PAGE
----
Mandago under pressure over student airlift scandal

However, that became the beginning of the parents' and students' troubles. Cheboson said the whole thing morphed into a hide-and-seek game between them and county officials. "This has cost the parents their monies and students their dreams and time," he said.

The student who now works at a club in Eldoret says the programme officials kept postponing their travel date until about two years later.

Cheboson stated that after postponing the travel date to July, the students had been asked to do pathway studies for four months and that they had to attain 25 credits for them to travel.

"We attained the required credits, and we were given new dates in November last year that we would travel. The universities indicated that we would begin our studies on December 1, 2022. However, this was never to be," he said.

For a young student who had dreams of changing the lives of his family member and his community, Cheboson says he feels he has been wasted by the county.

"I cannot stop thinking about how I would have graduated last year and moved on with my life because I would still be interested in being a journalist. I am an author and I was working on my first book. However, since his whole ordeal began, I have been unable to concentrate," he said.

And now, former governor Jackson Mandago is under pressure to come clean on the programme, which has seen parents lose millions.

A police officer tries to calm down parents who had stormed Uasin Gishu county offices in Kapseret to demand a refund of their money following the controversial student airlift programme. [Christopher Kipsang, Standard]

He added: "But when the governor goes to the press and says everyone should carry his own cross, I agree with him and I will do so to the extent that I exited office on August 25, 2022, and handed it over to him."

Brian Kimutai, another student who was set to join Thompson Rivers University (TRU) in Canada under the same programme, said the disappointment had taken an emotional and mental toll on him.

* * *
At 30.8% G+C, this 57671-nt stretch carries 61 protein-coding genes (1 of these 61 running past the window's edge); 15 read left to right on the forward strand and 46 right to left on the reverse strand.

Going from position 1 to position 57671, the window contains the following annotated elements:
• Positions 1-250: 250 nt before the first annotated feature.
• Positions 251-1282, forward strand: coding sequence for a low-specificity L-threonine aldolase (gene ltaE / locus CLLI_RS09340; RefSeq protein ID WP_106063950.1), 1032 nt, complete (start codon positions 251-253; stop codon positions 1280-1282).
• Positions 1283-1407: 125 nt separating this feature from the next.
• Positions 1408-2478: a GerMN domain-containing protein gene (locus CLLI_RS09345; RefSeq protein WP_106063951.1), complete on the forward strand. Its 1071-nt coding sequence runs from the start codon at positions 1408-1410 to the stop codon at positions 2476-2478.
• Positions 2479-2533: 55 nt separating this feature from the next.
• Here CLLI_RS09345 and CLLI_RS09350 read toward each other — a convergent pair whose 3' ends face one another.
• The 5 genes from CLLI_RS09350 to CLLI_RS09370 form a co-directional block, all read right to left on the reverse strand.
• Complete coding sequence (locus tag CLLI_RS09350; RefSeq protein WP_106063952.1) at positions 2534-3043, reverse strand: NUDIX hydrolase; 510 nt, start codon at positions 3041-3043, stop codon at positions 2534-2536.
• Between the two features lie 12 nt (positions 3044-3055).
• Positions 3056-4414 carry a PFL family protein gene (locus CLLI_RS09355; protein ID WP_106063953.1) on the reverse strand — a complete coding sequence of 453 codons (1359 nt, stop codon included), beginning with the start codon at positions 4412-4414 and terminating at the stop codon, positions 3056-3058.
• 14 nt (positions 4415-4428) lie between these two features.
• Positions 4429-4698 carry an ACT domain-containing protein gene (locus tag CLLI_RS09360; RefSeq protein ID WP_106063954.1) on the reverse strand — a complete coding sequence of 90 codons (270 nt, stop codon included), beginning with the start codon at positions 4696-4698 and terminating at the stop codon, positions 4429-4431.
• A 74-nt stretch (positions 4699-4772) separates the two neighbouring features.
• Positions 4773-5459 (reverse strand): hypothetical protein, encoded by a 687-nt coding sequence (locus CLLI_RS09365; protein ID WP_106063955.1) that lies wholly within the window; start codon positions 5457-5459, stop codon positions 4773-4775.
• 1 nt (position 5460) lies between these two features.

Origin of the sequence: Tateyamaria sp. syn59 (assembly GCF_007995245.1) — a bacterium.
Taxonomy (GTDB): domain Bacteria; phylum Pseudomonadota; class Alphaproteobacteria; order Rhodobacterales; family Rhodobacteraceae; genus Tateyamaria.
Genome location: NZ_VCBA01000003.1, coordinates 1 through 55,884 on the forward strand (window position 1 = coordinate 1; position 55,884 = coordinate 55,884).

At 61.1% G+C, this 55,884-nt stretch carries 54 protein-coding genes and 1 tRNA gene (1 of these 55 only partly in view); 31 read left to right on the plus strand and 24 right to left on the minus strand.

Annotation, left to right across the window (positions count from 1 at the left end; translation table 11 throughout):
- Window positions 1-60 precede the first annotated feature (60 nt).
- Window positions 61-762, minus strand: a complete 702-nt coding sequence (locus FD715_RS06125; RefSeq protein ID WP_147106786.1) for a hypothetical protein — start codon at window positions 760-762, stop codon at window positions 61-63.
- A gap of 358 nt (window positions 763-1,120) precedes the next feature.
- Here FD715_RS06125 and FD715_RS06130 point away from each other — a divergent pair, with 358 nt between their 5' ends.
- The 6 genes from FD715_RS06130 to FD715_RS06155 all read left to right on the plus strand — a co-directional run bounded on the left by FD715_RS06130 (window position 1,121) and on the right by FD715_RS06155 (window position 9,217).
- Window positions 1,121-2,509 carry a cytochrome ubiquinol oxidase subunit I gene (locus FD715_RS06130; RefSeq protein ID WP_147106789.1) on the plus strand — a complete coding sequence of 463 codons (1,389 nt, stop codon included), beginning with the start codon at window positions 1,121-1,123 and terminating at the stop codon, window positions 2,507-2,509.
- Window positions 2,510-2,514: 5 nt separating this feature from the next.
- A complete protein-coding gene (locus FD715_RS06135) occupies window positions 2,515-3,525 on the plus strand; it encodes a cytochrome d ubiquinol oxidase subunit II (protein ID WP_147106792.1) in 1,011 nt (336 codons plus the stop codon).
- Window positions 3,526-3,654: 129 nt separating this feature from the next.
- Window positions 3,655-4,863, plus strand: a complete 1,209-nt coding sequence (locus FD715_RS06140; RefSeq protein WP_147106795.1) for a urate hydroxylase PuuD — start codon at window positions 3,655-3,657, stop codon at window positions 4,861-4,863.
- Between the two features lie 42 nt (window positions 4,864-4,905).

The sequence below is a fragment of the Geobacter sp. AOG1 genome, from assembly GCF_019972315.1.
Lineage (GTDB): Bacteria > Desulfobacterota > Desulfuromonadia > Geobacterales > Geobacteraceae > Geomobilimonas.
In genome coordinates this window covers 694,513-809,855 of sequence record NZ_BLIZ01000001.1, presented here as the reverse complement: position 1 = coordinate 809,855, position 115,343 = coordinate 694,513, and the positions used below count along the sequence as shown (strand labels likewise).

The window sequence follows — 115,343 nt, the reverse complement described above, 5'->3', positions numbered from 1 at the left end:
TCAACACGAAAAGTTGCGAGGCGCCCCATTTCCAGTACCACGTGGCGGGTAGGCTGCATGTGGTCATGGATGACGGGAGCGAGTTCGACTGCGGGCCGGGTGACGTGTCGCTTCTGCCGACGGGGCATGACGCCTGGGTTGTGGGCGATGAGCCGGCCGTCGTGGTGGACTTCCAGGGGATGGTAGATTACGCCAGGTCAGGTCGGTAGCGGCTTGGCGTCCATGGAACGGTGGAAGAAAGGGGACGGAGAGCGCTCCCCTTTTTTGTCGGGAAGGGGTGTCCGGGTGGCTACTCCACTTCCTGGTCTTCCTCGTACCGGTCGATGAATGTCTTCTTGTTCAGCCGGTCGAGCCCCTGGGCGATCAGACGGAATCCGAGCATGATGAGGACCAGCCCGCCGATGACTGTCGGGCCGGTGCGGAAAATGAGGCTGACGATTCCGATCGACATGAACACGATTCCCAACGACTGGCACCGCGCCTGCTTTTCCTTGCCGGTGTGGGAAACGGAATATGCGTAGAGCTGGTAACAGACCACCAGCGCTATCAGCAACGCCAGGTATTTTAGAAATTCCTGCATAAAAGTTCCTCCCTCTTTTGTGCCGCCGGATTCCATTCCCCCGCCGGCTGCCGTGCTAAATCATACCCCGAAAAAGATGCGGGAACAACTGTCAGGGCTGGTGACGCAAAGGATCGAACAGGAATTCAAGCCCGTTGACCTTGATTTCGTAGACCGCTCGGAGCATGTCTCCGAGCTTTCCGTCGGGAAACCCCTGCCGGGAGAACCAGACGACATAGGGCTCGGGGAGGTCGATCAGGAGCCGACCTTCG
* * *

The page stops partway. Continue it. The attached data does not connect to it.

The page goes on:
Kimutai, who resigned from his job and applied to be part of the over 100 students who were to travel to Canada, said the county has 'messed our lives'.

He recounted that at some point, he had to leave home for eight months to be away from the constant reminder of the 'failed' programme, despite doing several harambees to raise his fees.

"With hopes of studying abroad, I made the difficult decision to resign from my job. However, these dreams turned to despair when the promised enrollment at TRU failed to materialise. I have undergone depression, and had to have uncomfortable conversations with my parents, fully aware of the sacrifices they made to support me," said Kimutai.

Uasin Gishu senator Jackson Mandago addressing a press briefing at his office in Eldoret on Friday, July 15, 2023. [Peter Ochieng, Standard]

EACC Chief Executive Officer Twalib Mbarak has said that investigations into the alleged embezzlement of students' funds are in progress.

The Commission's head of corporate affairs and communication, Eric Ngumbi said that EACC sleuths have recovered key documents from three signatories of the trust bank accounts implicated in the scandal, saying that the documents will be crucial in the investigations.

"We urge parents to be patient since ordinary investigations take some time and a watertight case requires that we gather sufficient evidence. Once the commission finalizes the investigations, we will give recommendations and if we discover any loss of money, we will move towards recovery of the money," Ngumbi said.

Meanwhile, the Directorate of Criminal Investigations has begun investigations into the scandal, and detectives are expected to visit the county for three days next week to launch a comprehensive probe.